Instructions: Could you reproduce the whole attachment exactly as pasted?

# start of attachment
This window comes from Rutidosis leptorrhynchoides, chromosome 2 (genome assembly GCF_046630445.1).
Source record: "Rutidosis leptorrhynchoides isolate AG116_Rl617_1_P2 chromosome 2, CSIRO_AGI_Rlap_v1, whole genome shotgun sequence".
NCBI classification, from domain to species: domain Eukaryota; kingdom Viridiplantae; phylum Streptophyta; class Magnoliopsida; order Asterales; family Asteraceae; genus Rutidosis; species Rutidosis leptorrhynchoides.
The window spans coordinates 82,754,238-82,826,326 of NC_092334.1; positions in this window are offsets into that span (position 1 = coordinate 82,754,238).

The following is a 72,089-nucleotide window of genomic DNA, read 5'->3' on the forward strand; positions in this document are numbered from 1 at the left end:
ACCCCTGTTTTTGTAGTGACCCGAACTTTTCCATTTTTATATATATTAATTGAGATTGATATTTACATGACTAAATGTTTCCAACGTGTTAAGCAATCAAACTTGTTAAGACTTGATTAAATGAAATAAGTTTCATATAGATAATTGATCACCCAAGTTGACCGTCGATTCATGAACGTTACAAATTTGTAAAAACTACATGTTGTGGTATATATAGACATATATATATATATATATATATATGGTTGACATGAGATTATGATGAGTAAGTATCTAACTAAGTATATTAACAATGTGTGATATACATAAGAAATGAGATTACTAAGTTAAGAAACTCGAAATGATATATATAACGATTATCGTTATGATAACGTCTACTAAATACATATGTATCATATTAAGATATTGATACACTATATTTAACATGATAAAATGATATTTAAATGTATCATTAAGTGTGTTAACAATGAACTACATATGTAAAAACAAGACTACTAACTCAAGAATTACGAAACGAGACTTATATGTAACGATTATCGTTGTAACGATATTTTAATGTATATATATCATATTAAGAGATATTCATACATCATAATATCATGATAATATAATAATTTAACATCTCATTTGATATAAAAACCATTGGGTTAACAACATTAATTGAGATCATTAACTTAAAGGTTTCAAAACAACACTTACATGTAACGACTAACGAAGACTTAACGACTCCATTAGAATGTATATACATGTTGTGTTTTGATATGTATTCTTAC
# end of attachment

This window comes from Rutidosis leptorrhynchoides, chromosome 2 (genome assembly GCF_046630445.1).
Source record: "Rutidosis leptorrhynchoides isolate AG116_Rl617_1_P2 chromosome 2, CSIRO_AGI_Rlap_v1, whole genome shotgun sequence".
NCBI classification, from domain to species: domain Eukaryota; kingdom Viridiplantae; phylum Streptophyta; class Magnoliopsida; order Asterales; family Asteraceae; genus Rutidosis; species Rutidosis leptorrhynchoides.
The window spans coordinates 82,754,238-82,826,326 of NC_092334.1; positions in this window are offsets into that span (position 1 = coordinate 82,754,238).

The following is a 72,089-nucleotide window of genomic DNA, read 5'->3' on the forward strand; positions in this document are numbered from 1 at the left end:
ACCCCTGTTTTTGTAGTGACCCGAACTTTTCCATTTTTATATATATTAATTGAGATTGATATTTACATGACTAAATGTTTCCAACGTGTTAAGCAATCAAACTTGTTAAGACTTGATTAAATGAAATAAGTTTCATATAGATAATTGATCACCCAAGTTGACCGTCGATTCATGAACGTTACAAATTTGTAAAAACTACATGTTGTGGTATATATAGACATATATATATATATATATATATATGGTTGACATGAGATTATGATGAGTAAGTATCTAACTAAGTATATTAACAATGTGTGATATACATAAGAAATGAGATTACTAAGTTAAGAAACTCGAAATGATATATATAACGATTATCGTTATGATAACGTCTACTAAATACATATGTATCATATTAAGATATTGATACACTATATTTAACATGATAAAATGATATTTAAATGTATCATTAAGTGTGTTAACAATGAACTACATATGTAAAAACAAGACTACTAACTCAAGAATTACGAAACGAGACTTATATGTAACGATTATCGTTGTAACGATATTTTAATGTATATATATCATATTAAGAGATATTCATACATCATAATATCATGATAATATAATAATTTAACATCTCATTTGATATAAAAACCATTGGGTTAACAACATTAATTGAGATCATTAACTTAAAGGTTTCAAAACAACACTTACATGTAACGACTAACGAAGACTTAACGACTCCATTAGAATGTATATACATGTTGTGTTTTGATATGTATTCTTAC